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Marco Werman: I'm Marco Werman and this is The World, a coproduction of the BBC World Service, PRI and WGBH Boston. Enforcer, tough guy, goon, all words that describe a hockey player whose job is to protect his start teammates and intimidate opponents. Derek Boogaard was a hockey enforcer. His life and death were the subjects of an in-depth series this week in The New York Times. Boogaard died this past summer from a lethal mix of alcohol and painkillers. He was just shy of his 29th birthday. The New York Times series, written by John Branch has sparked new life into the ongoing conversation about fighting in the NHL. Boogaard grew up in Canada and came up through the junior hockey system there, so we wanted to hear what folks north of the border make of his story. Bruce Dowbiggin is a Canadian sports writer and commentator. Bruce, is Derek Boogaard's story a common one in Canada?
Bruce Dowbiggin: It's all too familiar for people in particular over the last few years, but people who've known about hockey have known this kind of story for many years. I guess the big difference is now that instead of seeing these guys fade off into oblivion, they're dying. And I think that's what's really focusing people on the problem.
Werman: And for those of us that don't know ice hockey that well, what is the job of the enforcer and why would it have lead to drug overdose?
Dowbiggin: Hockey has this kind of internal culture that requires every team to have its own Tony Soprano. It's almost like a mafia kind of thing that we can't trust the police and so we need somebody else to make sure things are squared at the end of the day. In hockey, the players and the management claim they don't trust the officiating to be honest and fair, so we keep a guy around on our side who will go and get justice when the referees don't give us justice. That's basically what Boogaard was doing. He was the hired hand. He was the Tony Soprano of his hockey teams.
Werman: And are a lot of people in Canada who don't usually read The New York TImes reading it for this article, this series?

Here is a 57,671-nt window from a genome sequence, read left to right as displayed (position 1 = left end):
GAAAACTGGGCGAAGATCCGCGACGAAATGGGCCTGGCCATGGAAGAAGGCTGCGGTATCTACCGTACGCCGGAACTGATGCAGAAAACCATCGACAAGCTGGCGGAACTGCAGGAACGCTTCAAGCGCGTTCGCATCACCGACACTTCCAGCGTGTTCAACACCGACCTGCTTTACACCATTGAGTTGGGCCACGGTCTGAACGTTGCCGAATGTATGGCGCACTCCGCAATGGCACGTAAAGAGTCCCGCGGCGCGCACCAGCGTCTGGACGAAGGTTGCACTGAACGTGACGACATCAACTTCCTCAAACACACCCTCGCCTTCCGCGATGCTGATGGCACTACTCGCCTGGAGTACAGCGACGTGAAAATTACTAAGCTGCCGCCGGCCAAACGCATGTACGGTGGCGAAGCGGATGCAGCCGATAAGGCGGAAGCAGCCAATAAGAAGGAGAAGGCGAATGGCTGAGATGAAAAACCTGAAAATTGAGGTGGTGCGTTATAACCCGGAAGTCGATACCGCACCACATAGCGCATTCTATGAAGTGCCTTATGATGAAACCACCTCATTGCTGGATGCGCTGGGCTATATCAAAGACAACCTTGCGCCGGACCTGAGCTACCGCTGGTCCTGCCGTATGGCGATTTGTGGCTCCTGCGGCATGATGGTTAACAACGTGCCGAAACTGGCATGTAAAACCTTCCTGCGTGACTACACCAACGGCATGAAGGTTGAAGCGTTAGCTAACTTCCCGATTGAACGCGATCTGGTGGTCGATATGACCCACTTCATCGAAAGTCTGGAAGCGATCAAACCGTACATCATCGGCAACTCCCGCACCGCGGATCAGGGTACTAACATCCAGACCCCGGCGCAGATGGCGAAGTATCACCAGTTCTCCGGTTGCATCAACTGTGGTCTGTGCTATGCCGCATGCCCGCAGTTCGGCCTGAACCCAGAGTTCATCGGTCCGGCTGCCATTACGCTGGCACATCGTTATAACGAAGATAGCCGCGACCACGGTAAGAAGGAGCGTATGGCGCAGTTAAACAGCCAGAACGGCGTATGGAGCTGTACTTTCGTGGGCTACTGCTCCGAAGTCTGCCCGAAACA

Dowbiggin: It's gotten a lot of attention. People picked it up I suspect for Times readers and American readers a lot of this is new stuff. For people in Canada who followed the story it's a little bit of old news in the sense that we've been through this cultural portrait in various instances. We've seen enforcers, people like this who come to no good. We also had a sexual abuse scandal within junior hockey in western Canada, and many of the things that the Times piece reflects we've seen in the past that way too.
Werman: Such as what?
Dowbiggin: About the internal culture of hockey, the acceptance of violence, the almost Omerta quality that you've got in hockey about not speaking out when you're put into a situation like Boogaard might have been in, the sense that the community in hockey is bigger than everything and keep your mouth shut in spite of the fact that your life is being broken by it.
Werman: When we hear details in The New York Times article for example, that Boogaard's family gave him both hockey and boxing training, does that shock Canadians?
Dowbiggin: A lot of these guys come from smaller communities, probably guys who were probably physical, maybe even bullies in their hometown. The encouragement of the family to get into the NHL. There's one fellow named Brandt Myhers who was in the NHL for a number of years, went through the rehab program five times. He was an enforcer. I remember asking him and saying well, how did you get to be an enforcer? He said my father. My father told me that the way for me to get into the NHL was to become, to lead the western junior hockey league in fights. And basically his father drew the roadmap.
Werman: Now, The New York Times series also discusses the fact that Boogaard's brain was studied and it was found that he was suffering from CTE, that's the Chronic Traumatic en Encephalopathy. Boogaard was and he had already begun to develop signs of brain damage that might be expected from someone suffering from early dementia in mid-age. Do you think that the danger of brain injury is something that will resonate with parents of Canadian kids that want to be hockey players?
Dowbiggin: Oh, absolutely, I mean that is the big story in the last five years. This has gone from being a sports decision, to being a kitchen table decision by families as to whether they want to put their kids into a sport where this is a, not just a possibility, but maybe even a probability if you play a certain level of hockey. The difference between hockey today and 20 years ago is the difference between cars hitting each other at 30 mph and cars hitting each other at 60 mph. The game is faster. Even the inadvertent stuff now is dangerous. So it has really become a subject for families to decide, is this what we want our kids to get into, both boys and girls.
Werman: Bruce Dowbiggin is a sports commentator and author of Of Ice and Men, and The Stick. Bruce, thanks a lot.
Dowbiggin: Thank you.